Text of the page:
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Indeterminacy and the principle of need

Artikel i vetenskaplig tidskrift
Författare Anders Herlitz
Publicerad i Theoretical Medicine and Bioethics
Volym 38
Nummer/häfte 1
Sidor 1-14
ISSN 1386-7415
Publiceringsår 2017
Publicerad vid Institutionen för filosofi, lingvistik och vetenskapsteori
Sidor 1-14
Språk English
Länkar doi.org/10.1007/s11017-016-9393-5
Ämnesord Principle of need, Priority setting, Health care rationing, Indeterminacy, health-care, priority, hybrid, Social Sciences - Other Topics, Social Issues, Biomedical Social, Sciences
Ämneskategorier Hälsovetenskaper, Annan samhällsvetenskap

Sammanfattning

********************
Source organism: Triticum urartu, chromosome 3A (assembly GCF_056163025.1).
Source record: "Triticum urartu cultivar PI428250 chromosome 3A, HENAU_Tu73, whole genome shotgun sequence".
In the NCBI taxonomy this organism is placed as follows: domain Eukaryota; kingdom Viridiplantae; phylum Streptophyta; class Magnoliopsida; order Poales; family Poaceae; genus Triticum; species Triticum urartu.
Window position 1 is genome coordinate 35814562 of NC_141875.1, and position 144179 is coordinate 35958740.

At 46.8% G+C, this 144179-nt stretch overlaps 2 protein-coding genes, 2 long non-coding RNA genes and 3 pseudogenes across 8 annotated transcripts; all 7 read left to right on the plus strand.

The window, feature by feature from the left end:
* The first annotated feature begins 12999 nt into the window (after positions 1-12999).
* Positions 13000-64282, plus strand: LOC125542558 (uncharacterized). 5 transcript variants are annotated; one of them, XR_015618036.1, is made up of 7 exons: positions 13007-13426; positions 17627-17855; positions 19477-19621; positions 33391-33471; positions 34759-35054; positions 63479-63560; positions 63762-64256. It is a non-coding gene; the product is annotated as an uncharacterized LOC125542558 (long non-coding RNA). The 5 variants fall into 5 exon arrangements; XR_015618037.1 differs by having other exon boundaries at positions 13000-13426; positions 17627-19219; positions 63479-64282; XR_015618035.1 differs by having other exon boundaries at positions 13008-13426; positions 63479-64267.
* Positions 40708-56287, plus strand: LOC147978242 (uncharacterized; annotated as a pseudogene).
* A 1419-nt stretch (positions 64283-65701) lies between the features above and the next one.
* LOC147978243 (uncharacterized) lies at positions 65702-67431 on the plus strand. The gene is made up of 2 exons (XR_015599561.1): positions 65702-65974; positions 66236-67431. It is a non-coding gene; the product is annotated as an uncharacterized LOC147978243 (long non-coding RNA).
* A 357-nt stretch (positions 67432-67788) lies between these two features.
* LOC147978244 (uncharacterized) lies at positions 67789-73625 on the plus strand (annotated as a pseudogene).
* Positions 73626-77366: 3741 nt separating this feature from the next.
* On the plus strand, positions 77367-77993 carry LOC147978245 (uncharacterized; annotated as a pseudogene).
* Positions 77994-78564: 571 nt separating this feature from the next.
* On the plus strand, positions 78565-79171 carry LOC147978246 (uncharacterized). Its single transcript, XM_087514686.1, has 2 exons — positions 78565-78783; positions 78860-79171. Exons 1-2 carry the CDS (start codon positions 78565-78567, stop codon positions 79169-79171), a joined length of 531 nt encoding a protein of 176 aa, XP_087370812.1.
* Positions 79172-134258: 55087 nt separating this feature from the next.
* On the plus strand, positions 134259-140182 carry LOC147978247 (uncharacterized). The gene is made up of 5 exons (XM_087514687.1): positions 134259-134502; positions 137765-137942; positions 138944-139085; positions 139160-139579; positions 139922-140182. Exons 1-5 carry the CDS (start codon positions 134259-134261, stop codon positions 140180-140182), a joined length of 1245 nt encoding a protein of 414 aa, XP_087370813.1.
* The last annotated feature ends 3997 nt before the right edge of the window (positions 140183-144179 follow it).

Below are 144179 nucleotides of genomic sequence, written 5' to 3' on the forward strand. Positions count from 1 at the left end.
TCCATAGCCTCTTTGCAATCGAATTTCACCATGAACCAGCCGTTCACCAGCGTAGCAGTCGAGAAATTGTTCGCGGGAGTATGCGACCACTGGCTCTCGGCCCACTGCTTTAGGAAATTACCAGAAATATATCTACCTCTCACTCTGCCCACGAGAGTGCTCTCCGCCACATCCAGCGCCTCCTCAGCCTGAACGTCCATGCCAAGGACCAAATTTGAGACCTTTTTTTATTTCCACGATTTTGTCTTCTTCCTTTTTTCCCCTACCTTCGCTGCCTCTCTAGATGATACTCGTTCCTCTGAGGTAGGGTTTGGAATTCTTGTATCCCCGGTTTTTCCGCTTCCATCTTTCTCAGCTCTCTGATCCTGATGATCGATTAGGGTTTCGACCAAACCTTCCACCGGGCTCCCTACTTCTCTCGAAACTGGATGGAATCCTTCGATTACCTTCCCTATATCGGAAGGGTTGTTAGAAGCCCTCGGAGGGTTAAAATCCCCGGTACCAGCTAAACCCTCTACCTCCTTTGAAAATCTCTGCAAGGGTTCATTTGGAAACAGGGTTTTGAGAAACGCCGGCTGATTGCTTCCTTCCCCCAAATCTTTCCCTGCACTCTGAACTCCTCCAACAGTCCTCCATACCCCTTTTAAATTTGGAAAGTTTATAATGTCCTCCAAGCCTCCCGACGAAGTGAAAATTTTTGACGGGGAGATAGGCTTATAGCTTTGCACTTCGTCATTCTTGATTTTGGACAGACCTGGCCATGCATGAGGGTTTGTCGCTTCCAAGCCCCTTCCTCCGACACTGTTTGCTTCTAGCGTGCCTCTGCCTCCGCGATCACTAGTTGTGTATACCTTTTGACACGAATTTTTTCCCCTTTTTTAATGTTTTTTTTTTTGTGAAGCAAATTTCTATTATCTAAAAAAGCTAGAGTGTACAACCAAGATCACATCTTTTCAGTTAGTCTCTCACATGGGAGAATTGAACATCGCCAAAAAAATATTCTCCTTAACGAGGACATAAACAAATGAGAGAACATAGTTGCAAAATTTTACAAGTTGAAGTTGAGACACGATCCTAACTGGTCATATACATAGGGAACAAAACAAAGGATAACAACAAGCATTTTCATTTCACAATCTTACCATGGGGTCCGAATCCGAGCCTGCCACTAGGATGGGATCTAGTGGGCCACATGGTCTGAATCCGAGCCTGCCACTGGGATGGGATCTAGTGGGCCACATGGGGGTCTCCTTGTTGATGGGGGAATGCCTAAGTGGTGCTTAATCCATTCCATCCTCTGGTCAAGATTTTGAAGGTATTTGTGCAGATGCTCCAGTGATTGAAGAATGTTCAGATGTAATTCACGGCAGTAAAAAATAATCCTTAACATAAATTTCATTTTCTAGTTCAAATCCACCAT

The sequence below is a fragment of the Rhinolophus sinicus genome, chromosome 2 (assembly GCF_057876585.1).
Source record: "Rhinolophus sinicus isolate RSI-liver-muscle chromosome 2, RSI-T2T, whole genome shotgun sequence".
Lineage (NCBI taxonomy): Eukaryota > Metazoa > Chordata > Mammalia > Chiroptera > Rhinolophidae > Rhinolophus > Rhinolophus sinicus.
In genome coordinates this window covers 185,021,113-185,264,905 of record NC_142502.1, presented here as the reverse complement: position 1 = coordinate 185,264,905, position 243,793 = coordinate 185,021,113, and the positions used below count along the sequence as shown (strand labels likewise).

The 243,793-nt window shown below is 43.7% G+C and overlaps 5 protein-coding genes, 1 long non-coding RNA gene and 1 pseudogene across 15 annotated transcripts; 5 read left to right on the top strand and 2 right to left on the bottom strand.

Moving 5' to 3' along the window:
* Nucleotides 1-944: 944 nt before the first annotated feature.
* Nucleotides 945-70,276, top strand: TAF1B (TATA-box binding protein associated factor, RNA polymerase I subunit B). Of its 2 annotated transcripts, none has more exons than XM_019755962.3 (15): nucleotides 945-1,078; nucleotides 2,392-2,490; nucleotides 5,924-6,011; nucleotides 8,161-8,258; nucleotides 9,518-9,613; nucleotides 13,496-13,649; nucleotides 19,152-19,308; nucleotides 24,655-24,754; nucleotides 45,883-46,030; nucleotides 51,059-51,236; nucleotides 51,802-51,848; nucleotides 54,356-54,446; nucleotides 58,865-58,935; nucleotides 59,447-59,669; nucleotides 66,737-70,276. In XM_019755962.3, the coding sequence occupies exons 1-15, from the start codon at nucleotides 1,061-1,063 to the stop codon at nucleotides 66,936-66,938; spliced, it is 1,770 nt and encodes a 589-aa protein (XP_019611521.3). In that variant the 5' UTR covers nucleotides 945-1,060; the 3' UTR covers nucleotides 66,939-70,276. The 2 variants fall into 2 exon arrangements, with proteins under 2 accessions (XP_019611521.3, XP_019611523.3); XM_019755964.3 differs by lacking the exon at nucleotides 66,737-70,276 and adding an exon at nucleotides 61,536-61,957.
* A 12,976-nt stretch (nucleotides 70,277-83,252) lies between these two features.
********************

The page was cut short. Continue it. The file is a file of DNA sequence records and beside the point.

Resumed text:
The principle of need-the idea that resources should be allocated according to need-is often invoked in priority setting in the health care sector. In this article, I argue that a reasonable principle of need must be indeterminate, and examine three different ways that this can be dealt with: appendicizing the principle with further principles, imposing determinacy, or empowering decision makers. I argue that need must be conceptualized as a composite property composed of at least two factors: health shortfall and capacity to benefit. When one examines how the different factors relate to each other, one discovers that this is sometimes indeterminate. I illustrate this indeterminacy in this article by applying the small improvement argument. If the relation between the factors are always determinate, the comparative relation changes by a small adjustment. Yet, if two needs are dissimilar but of seemingly equal magnitude, the comparative relation does not change by a small adjustment of one of the factors. I then outline arguments in favor of each of the three strategies for dealing with indeterminacy, but also point out that all strategies have significant shortcomings. More research is needed concerning how to deal with this indeterminacy, and the most promising path seems to be to scrutinize the position of the principle of need among a plurality of relevant principles for priority setting in the health care sector.

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